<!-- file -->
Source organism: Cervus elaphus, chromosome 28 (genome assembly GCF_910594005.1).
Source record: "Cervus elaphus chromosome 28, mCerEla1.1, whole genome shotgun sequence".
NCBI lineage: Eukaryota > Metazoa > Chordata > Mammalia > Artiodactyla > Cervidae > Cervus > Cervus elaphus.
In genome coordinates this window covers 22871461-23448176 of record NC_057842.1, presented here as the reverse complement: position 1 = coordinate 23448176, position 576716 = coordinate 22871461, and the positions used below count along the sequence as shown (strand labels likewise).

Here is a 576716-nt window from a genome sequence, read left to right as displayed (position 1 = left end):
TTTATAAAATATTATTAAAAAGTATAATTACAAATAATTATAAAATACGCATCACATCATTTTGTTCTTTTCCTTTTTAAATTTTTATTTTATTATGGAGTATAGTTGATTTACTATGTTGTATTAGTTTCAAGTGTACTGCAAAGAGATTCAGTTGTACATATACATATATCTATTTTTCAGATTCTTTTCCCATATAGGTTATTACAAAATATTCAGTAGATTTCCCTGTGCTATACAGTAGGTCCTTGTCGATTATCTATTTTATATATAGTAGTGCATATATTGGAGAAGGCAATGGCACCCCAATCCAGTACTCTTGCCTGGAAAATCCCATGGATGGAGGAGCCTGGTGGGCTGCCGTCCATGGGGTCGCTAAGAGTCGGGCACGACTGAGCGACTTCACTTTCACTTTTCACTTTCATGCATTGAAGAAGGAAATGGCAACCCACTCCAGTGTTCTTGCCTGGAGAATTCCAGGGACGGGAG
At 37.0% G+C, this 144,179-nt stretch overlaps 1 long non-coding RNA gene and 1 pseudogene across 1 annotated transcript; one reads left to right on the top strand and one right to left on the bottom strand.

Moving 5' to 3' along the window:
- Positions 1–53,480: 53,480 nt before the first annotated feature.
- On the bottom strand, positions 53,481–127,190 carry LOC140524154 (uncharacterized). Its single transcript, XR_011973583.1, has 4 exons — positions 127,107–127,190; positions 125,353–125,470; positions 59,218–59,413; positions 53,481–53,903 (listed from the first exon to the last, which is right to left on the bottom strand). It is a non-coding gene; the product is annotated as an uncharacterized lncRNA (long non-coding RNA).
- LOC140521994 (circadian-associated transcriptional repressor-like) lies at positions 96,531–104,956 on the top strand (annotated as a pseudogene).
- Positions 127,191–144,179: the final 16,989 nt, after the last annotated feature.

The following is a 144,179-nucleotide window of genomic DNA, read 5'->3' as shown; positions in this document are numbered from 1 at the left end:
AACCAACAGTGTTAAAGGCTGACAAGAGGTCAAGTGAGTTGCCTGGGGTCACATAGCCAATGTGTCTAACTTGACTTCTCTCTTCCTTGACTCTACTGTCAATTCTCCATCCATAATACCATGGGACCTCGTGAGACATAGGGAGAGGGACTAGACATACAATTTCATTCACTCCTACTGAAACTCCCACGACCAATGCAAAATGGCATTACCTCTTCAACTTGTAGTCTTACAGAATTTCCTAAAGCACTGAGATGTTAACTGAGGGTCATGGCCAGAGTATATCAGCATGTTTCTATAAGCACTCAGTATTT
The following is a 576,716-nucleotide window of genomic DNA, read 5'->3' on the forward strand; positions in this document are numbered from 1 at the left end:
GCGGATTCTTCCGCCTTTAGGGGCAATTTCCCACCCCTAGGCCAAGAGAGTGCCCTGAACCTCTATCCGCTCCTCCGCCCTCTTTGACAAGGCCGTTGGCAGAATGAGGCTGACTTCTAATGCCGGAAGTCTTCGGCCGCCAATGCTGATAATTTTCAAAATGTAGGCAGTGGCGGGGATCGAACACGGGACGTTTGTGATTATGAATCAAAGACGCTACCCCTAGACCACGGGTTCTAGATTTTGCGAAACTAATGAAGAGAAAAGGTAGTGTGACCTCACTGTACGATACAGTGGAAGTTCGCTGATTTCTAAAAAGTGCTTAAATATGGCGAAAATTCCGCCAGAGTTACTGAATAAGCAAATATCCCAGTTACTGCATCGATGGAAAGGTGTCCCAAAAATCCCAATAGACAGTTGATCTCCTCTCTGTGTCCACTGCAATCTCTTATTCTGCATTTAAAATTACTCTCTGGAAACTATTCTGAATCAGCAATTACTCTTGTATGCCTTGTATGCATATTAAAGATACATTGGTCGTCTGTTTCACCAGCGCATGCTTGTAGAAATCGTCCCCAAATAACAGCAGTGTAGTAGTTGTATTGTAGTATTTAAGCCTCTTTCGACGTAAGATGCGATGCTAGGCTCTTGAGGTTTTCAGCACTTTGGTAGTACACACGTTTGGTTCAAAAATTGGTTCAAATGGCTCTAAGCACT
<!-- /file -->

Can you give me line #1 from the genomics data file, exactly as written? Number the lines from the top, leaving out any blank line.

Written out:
Source organism: Cervus elaphus, chromosome 28 (genome assembly GCF_910594005.1).